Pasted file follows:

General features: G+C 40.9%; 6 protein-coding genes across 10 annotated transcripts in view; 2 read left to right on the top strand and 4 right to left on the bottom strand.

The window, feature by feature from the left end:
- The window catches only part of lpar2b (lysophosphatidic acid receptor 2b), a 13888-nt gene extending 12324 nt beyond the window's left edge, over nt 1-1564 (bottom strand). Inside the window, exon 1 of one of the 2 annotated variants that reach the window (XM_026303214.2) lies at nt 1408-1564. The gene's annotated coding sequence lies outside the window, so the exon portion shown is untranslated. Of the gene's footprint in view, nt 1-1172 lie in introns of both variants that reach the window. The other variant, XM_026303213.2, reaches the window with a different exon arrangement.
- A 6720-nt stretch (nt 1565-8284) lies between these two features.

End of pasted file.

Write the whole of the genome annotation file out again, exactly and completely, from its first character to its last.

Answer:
General features: G+C 40.9%; 6 protein-coding genes across 10 annotated transcripts in view; 2 read left to right on the top strand and 4 right to left on the bottom strand.

The window, feature by feature from the left end:
- The window catches only part of lpar2b (lysophosphatidic acid receptor 2b), a 13888-nt gene extending 12324 nt beyond the window's left edge, over nt 1-1564 (bottom strand). Inside the window, exon 1 of one of the 2 annotated variants that reach the window (XM_026303214.2) lies at nt 1408-1564. The gene's annotated coding sequence lies outside the window, so the exon portion shown is untranslated. Of the gene's footprint in view, nt 1-1172 lie in introns of both variants that reach the window. The other variant, XM_026303213.2, reaches the window with a different exon arrangement.
- A 6720-nt stretch (nt 1565-8284) lies between these two features.